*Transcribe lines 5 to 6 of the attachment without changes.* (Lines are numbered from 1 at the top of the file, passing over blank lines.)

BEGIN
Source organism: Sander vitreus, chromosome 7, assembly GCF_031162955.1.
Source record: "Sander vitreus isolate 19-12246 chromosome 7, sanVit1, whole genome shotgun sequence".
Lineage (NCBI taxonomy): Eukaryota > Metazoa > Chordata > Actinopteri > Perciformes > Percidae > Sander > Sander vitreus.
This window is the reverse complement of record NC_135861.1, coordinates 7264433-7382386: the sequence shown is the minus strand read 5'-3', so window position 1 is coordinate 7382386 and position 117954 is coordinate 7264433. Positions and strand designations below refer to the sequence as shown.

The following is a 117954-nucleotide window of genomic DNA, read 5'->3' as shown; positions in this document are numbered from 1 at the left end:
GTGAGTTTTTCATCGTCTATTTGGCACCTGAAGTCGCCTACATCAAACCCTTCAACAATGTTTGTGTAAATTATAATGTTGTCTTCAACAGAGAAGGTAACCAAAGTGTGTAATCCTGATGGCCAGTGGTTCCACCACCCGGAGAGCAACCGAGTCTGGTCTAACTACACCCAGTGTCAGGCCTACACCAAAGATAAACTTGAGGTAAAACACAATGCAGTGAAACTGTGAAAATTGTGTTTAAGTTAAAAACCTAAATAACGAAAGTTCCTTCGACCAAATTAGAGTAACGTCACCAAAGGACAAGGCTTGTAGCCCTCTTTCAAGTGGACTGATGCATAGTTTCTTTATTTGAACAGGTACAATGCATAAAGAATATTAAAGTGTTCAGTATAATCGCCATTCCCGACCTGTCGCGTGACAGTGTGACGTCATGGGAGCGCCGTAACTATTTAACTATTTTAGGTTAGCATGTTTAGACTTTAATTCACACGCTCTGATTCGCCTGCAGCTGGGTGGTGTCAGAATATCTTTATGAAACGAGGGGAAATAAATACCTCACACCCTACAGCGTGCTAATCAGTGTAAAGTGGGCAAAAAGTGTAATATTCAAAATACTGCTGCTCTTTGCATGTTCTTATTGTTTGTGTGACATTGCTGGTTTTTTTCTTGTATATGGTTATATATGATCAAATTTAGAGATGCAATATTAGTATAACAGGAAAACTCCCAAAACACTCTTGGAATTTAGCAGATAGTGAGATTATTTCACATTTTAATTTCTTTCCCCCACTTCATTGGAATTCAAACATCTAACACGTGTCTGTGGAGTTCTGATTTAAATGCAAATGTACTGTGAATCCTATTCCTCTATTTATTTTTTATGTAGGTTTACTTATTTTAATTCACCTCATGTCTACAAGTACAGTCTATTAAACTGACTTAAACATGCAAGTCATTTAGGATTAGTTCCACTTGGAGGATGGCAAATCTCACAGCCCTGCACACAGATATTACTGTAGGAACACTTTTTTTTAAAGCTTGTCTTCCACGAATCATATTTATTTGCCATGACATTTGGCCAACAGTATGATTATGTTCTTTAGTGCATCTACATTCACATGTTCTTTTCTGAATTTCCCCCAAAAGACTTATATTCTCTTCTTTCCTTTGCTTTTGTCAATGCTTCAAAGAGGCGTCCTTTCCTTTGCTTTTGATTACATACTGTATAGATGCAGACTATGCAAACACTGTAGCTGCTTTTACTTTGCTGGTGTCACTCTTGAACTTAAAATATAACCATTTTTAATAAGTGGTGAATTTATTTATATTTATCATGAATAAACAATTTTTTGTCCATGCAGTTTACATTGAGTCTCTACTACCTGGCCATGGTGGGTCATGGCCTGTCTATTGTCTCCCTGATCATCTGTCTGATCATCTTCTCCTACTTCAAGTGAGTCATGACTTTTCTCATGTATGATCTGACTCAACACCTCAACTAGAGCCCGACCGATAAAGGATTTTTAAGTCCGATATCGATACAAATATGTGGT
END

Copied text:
The following is a 117954-nucleotide window of genomic DNA, read 5'->3' as shown; positions in this document are numbered from 1 at the left end:
GTGAGTTTTTCATCGTCTATTTGGCACCTGAAGTCGCCTACATCAAACCCTTCAACAATGTTTGTGTAAATTATAATGTTGTCTTCAACAGAGAAGGTAACCAAAGTGTGTAATCCTGATGGCCAGTGGTTCCACCACCCGGAGAGCAACCGAGTCTGGTCTAACTACACCCAGTGTCAGGCCTACACCAAAGATAAACTTGAGGTAAAACACAATGCAGTGAAACTGTGAAAATTGTGTTTAAGTTAAAAACCTAAATAACGAAAGTTCCTTCGACCAAATTAGAGTAACGTCACCAAAGGACAAGGCTTGTAGCCCTCTTTCAAGTGGACTGATGCATAGTTTCTTTATTTGAACAGGTACAATGCATAAAGAATATTAAAGTGTTCAGTATAATCGCCATTCCCGACCTGTCGCGTGACAGTGTGACGTCATGGGAGCGCCGTAACTATTTAACTATTTTAGGTTAGCATGTTTAGACTTTAATTCACACGCTCTGATTCGCCTGCAGCTGGGTGGTGTCAGAATATCTTTATGAAACGAGGGGAAATAAATACCTCACACCCTACAGCGTGCTAATCAGTGTAAAGTGGGCAAAAAGTGTAATATTCAAAATACTGCTGCTCTTTGCATGTTCTTATTGTTTGTGTGACATTGCTGGTTTTTTTCTTGTATATGGTTATATATGATCAAATTTAGAGATGCAATATTAGTATAACAGGAAAACTCCCAAAACACTCTTGGAATTTAGCAGATAGTGAGATTATTTCACATTTTAATTTCTTTCCCCCACTTCATTGGAATTCAAACATCTAACACGTGTCTGTGGAGTTCTGATTTAAATGCAAATGTACTGTGAATCCTATTCCTCTATTTATTTTTTATGTAGGTTTACTTATTTTAATTCACCTCATGTCTACAAGTACAGTCTATTAAACTGACTTAAACATGCAAGTCATTTAGGATTAGTTCCACTTGGAGGATGGCAAATCTCACAGCCCTGCACACAGATATTACTGTAGGAACACTTTTTTTTAAAGCTTGTCTTCCACGAATCATATTTATTTGCCATGACATTTGGCCAACAGTATGATTATGTTCTTTAGTGCATCTACATTCACATGTTCTTTTCTGAATTTCCCCCAAAAGACTTATATTCTCTTCTTTCCTTTGCTTTTGTCAATGCTTCAAAGAGGCGTCCTTTCCTTTGCTTTTGATTACATACTGTATAGATGCAGACTATGCAAACACTGTAGCTGCTTTTACTTTGCTGGTGTCACTCTTGAACTTAAAATATAACCATTTTTAATAAGTGGTGAATTTATTTATATTTATCATGAATAAACAATTTTTTGTCCATGCAGTTTACATTGAGTCTCTACTACCTGGCCATGGTGGGTCATGGCCTGTCTATTGTCTCCCTGATCATCTGTCTGATCATCTTCTCCTACTTCAAGTGAGTCATGACTTTTCTCATGTATGATCTGACTCAACACCTCAACTAGAGCCCGACCGATAAAGGATTTTTAAGTCCGATATCGATACAAATATGTGGT